dad tried to pass some of us off as non-foreigners (250Rs vs 10Rs if you're indian), and as we're going in they stop us and the guard asks me: "what country are you from?" i feign like i don't understand him then when he persists i say "canada" and he's like "the jig is up!" and so we pay full price for 4 of us.. though we should've paid for 5 because my dad no longer counts as indian.

personally, i think dad just likes trying to get away with breaking the rules, it's his little thrill.

so next we went to the jama masjid and the red fort. the jama masjid was quite pretty -- a huge large open area and dome where people come to pray. it seems like many, many people just hang our there for the day, letting their children run around and be wild. since you can't charge entry to a mosque, they came up with this crazy idea to charge our cameras an entrance fee. if your camera wants to "see" the mosque, it needs to pay 150rs!

at the red fort we saw this stupid light show covering the history of india from the mughal time through 1950, all in one hour! dumbest thing we did so far. we did the hindi light show cause we figured we didn't want to wait an extra hour for the english version.. mistake!

it was awful. the lights were these pathetic shining lights, and the words, well, we couldn't understand. i listened to my ipod and got stung by a bazillion mosquitos. none of us brought mosquito repellant!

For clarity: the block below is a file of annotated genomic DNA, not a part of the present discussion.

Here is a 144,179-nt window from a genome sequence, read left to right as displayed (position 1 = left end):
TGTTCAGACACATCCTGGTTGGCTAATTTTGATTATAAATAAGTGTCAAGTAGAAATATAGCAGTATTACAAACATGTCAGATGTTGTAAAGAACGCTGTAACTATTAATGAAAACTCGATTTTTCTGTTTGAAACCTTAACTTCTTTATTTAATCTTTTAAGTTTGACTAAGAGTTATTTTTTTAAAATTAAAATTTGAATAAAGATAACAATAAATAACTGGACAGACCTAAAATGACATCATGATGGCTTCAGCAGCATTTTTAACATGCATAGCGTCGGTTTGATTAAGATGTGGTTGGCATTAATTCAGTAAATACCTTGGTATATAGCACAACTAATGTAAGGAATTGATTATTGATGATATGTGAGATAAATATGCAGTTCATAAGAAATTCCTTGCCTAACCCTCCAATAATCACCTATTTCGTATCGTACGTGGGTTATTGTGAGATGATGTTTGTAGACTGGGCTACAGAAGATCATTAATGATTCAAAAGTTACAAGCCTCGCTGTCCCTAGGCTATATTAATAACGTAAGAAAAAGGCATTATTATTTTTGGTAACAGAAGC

today we head to agra and the taj mahal, which neha says is the most beautiful man-made structure she has ever seen. that's high praise!

Saturday, March 18, 2006

arrived in delhi!

arrived in delhi last night... my first indian experience at the airport was this large flashing sign saying "DO NOT BRIBE." felt very indian, knowing my dad.

dad and jeff picked me up from the airport, which was quite nice because there were so many people and it was very confusing. as soon as i stepped outside into the delhi night, i could hardly breathe! the air was so bad!

we found our driver, raja. dad had hired raja to drive for us while in delhi... he seemed like a reasonable driver, he almost hit three separte bikers, which seemed the norm.

the hotel we're staying in is half built. i've attached some pictures below. the room itself is fine; probably just as nice as our decent hotel in paris. however, everything else is under construction! see the hole in the floor... that's for an elevator, we think.

i'm really jet-lagged.. slept only a few hours last night. hopefully i adjust soon!

i'll post more as i do stuff. today we're going to the red fort and the jama mosque, and something else.

NOTE: i couldn't post the photos, uploading was taking too long.

Saturday, March 04, 2006


i find feet dirty. what do i mean? so suppose you've had socks on all day, and then you run your socked feet over some carpet. then you take your feet out of those socks and put them near my face. i will recoil in horror. if you ran your hand over that same floor, and put your hand near my face, i would not recoil.

feet just sort of repulse me when they invade my space without my consent.

especially around food. i can't stand feet near food.

how do you feel about feet?